Finally, the stork is on its way! A few months from now, you will get to meet this little person and experience the joy of being a parent. But in the midst of thinking what he or she will be like and so on, you can easily forget that this bundle of joy comes with a price tag.
Yes, having a baby can be costly. A report by the U.S. Department of Agriculture in 2010 showed that in a baby’s first year of life, average middle-income family will spend about $12,000 on child-related expenses, and the expenses just keeps getting bigger as the child ages.
Having a newborn though doesn’t have to wreck havoc on your family’s finances. If you plan well for your baby’s arrival and have a realistic grip on the expenses, you should be able to breeze through this life-changing experience. Here are some practical tips that you might find helpful:
Data from the Kaiser Family Foundation revealed that normal delivery runs at around $9,700 while a cesarean section runs at $12,500. The hospital bill could ramp up to $300,000 if complications occur. So, take care of your health and visit your doctor regularly to ensure healthy and normal delivery. In addition, take advantage of your managed-care plan, if you have any. This can save you lots of money from prenatal visits to the doctor.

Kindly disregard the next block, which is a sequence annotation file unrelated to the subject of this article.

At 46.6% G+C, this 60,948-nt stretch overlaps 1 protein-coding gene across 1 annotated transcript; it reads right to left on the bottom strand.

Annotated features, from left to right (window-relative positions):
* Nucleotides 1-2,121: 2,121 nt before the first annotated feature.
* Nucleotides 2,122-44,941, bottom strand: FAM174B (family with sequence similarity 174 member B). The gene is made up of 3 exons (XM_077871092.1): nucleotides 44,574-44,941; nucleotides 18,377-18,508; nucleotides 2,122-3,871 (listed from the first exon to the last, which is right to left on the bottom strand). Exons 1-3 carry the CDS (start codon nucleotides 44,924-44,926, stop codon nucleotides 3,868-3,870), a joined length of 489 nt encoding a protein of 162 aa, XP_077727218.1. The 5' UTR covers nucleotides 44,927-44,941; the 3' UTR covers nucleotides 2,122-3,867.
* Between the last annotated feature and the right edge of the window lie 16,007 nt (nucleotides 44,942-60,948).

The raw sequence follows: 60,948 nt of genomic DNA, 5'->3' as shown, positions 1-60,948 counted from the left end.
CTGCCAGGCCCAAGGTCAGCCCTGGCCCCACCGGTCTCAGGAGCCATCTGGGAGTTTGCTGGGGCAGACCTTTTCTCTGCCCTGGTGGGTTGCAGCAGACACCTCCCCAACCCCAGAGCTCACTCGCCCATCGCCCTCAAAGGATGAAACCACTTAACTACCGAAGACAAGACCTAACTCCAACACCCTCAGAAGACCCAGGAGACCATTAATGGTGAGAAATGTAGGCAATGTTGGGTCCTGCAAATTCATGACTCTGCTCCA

As much as you would like to doll up your little one once he or she gets home, it makes lots of money sense to be realistic and practical. Avoid buying baby clothes far in advance, and avoid buying too many. This is because newborns can have sudden growth spurts. Also, go for unisex colors and styles for the staples – undershorts, onesies and socks – so that you can easily bleach them when they get dirty, which doesn’t cost a lot, and still use them as hand-me-downs for your next child.
One of the great things about expecting a baby is that people would want to buy gift for the little one – just let them! Let them know of the things you need; create a gift registry if you must.
When you’re inside a baby specialty store, it is easy to get carried away by all the displays that you would want your child to have everything – a high chair, a walker, a stroller, a crib, some crib pillows, feeding spoon, dozens of bottles and so on. You can easily break your wallet from shopping.
To save on baby gear, look for multifunction furniture and accessories. For example, cribs that can be converted into toddler beds and a high chair that can be converted into a booster seat. You can save a lot of money by planning your purchases well.